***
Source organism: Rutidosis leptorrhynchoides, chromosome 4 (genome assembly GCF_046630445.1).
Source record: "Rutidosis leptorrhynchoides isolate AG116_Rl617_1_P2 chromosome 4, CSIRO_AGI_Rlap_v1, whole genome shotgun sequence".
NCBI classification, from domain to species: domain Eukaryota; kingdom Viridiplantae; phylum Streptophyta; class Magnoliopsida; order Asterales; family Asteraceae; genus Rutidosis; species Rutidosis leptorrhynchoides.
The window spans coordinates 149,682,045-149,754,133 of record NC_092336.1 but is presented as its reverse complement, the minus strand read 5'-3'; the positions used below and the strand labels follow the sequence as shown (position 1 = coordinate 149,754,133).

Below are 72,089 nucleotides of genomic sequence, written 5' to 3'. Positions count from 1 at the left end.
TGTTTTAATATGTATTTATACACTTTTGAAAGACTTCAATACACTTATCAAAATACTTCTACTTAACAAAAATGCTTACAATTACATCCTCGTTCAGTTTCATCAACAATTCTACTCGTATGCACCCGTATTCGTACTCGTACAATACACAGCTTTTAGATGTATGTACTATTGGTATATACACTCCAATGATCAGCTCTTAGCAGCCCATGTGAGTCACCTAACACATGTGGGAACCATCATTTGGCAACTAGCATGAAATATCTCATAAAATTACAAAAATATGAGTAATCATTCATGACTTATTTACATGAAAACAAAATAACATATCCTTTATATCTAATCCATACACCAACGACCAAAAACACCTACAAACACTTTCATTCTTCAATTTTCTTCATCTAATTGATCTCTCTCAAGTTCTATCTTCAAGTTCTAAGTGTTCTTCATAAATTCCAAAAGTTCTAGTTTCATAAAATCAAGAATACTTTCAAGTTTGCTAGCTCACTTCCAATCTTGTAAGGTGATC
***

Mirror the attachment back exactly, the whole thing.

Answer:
Source organism: Rutidosis leptorrhynchoides, chromosome 4 (genome assembly GCF_046630445.1).
Source record: "Rutidosis leptorrhynchoides isolate AG116_Rl617_1_P2 chromosome 4, CSIRO_AGI_Rlap_v1, whole genome shotgun sequence".
NCBI classification, from domain to species: domain Eukaryota; kingdom Viridiplantae; phylum Streptophyta; class Magnoliopsida; order Asterales; family Asteraceae; genus Rutidosis; species Rutidosis leptorrhynchoides.
The window spans coordinates 149,682,045-149,754,133 of record NC_092336.1 but is presented as its reverse complement, the minus strand read 5'-3'; the positions used below and the strand labels follow the sequence as shown (position 1 = coordinate 149,754,133).

Below are 72,089 nucleotides of genomic sequence, written 5' to 3'. Positions count from 1 at the left end.
TGTTTTAATATGTATTTATACACTTTTGAAAGACTTCAATACACTTATCAAAATACTTCTACTTAACAAAAATGCTTACAATTACATCCTCGTTCAGTTTCATCAACAATTCTACTCGTATGCACCCGTATTCGTACTCGTACAATACACAGCTTTTAGATGTATGTACTATTGGTATATACACTCCAATGATCAGCTCTTAGCAGCCCATGTGAGTCACCTAACACATGTGGGAACCATCATTTGGCAACTAGCATGAAATATCTCATAAAATTACAAAAATATGAGTAATCATTCATGACTTATTTACATGAAAACAAAATAACATATCCTTTATATCTAATCCATACACCAACGACCAAAAACACCTACAAACACTTTCATTCTTCAATTTTCTTCATCTAATTGATCTCTCTCAAGTTCTATCTTCAAGTTCTAAGTGTTCTTCATAAATTCCAAAAGTTCTAGTTTCATAAAATCAAGAATACTTTCAAGTTTGCTAGCTCACTTCCAATCTTGTAAGGTGATC